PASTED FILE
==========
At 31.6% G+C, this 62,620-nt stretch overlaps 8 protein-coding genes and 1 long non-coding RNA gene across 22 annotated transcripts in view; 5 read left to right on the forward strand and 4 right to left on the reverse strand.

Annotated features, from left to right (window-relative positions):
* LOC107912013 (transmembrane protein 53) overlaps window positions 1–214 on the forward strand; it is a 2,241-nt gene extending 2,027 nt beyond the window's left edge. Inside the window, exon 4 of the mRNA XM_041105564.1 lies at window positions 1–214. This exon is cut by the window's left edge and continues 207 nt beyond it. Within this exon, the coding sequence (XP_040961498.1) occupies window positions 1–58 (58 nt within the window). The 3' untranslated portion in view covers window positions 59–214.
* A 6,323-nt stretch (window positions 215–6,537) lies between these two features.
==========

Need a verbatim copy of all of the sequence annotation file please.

At 31.6% G+C, this 62,620-nt stretch overlaps 8 protein-coding genes and 1 long non-coding RNA gene across 22 annotated transcripts in view; 5 read left to right on the forward strand and 4 right to left on the reverse strand.

Annotated features, from left to right (window-relative positions):
* LOC107912013 (transmembrane protein 53) overlaps window positions 1–214 on the forward strand; it is a 2,241-nt gene extending 2,027 nt beyond the window's left edge. Inside the window, exon 4 of the mRNA XM_041105564.1 lies at window positions 1–214. This exon is cut by the window's left edge and continues 207 nt beyond it. Within this exon, the coding sequence (XP_040961498.1) occupies window positions 1–58 (58 nt within the window). The 3' untranslated portion in view covers window positions 59–214.
* A 6,323-nt stretch (window positions 215–6,537) lies between these two features.